The first face students typically see while using public transportation to attend school is a bus driver. However, keeping a full staff of drivers is a perennial challenge for school districts.
“Mississippi is experiencing a statewide shortage of school bus drivers,” said Jean Cook, director of communication for the Mississippi Department of Education. “The pandemic has contributed to this shortage, which is occurring nationwide.”
For schools serving Monroe County students, driver shortages are being met by other staff members who have the certifications to drive a bus.
According to Monroe County School District Assistant Superintendent Kevin Threadgill, the district needs five more regular drivers who can drive both morning and afternoon routes.
“We have 39 routes and are managing to cover routes with other staff where we lack regular drivers,” he said.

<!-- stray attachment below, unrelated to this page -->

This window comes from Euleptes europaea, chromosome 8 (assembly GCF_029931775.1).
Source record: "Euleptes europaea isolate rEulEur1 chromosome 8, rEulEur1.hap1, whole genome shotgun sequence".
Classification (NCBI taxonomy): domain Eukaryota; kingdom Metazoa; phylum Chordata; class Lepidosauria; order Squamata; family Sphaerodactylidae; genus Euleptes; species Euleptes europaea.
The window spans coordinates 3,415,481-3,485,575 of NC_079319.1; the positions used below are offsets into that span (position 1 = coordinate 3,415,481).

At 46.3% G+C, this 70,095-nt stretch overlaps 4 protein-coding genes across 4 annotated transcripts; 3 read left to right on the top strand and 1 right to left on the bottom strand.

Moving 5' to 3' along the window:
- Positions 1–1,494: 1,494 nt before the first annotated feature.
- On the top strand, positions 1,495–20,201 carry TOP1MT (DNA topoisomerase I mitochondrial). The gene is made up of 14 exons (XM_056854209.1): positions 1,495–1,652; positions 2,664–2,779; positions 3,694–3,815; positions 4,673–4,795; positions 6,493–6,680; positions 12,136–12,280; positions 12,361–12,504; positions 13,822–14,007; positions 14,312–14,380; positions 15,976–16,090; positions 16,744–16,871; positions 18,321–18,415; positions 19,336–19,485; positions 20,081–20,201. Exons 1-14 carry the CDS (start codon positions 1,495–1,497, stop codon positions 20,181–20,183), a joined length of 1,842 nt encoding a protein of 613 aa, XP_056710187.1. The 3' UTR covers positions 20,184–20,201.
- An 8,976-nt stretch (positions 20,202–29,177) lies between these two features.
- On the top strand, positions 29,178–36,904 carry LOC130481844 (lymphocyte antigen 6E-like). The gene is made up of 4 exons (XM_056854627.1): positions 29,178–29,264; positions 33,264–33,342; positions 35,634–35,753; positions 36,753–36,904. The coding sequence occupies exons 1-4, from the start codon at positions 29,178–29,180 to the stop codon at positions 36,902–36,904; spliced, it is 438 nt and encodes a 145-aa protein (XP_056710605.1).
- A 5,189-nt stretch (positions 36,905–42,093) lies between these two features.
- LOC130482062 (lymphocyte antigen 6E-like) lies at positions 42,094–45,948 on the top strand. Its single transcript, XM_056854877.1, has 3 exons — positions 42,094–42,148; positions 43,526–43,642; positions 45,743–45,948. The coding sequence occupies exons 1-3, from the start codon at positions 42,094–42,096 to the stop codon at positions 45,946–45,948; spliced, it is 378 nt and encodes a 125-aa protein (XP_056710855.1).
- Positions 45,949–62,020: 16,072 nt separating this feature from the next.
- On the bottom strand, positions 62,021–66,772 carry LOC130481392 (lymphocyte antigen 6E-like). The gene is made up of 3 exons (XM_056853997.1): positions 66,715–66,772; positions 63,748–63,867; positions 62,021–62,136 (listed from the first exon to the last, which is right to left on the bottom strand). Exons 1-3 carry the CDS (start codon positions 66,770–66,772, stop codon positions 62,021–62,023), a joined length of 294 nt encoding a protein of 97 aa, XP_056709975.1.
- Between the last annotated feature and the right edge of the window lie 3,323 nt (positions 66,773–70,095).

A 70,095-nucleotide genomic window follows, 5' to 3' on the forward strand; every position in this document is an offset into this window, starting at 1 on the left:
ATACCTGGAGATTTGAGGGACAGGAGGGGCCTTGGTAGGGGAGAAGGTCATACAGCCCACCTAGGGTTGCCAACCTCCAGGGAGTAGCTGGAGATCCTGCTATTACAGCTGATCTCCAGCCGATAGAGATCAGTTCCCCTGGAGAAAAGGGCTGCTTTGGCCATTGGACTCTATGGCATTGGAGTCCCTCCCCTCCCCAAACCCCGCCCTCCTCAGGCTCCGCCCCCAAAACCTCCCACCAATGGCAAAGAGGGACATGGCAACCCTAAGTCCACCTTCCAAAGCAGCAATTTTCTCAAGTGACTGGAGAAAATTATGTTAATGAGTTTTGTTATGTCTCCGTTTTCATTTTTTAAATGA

The Amory School District employs 22 regular drivers, along with two substitute drivers who juggle other duties, according to district director of transportation David Millender.
“We could use three more drivers,” he said.
Aberdeen School District Chief of Operations Willie Brandon oversees 18 school bus routes. Additionally, he and bus shop foreman Theo Ward fill in as substitutes as needed.
“We’re one driver short and have no substitute drivers,” he said.
Students of the Nettleton School District are served by 16 bus routes.
Assistant superintendent Mark Hitt said two substitutes are currently on duty to fill in as needed.
“The last couple of years we’ve been having to beat the bushes to be fully staffed as the new school year started. We need one full-time driver now,” he said.
Hitt said his older drivers are on staff to receive insurance benefits until they quality for full-time retirement benefits through Social Security.
“When they get to that point, they’ll hang their keys up,” he said.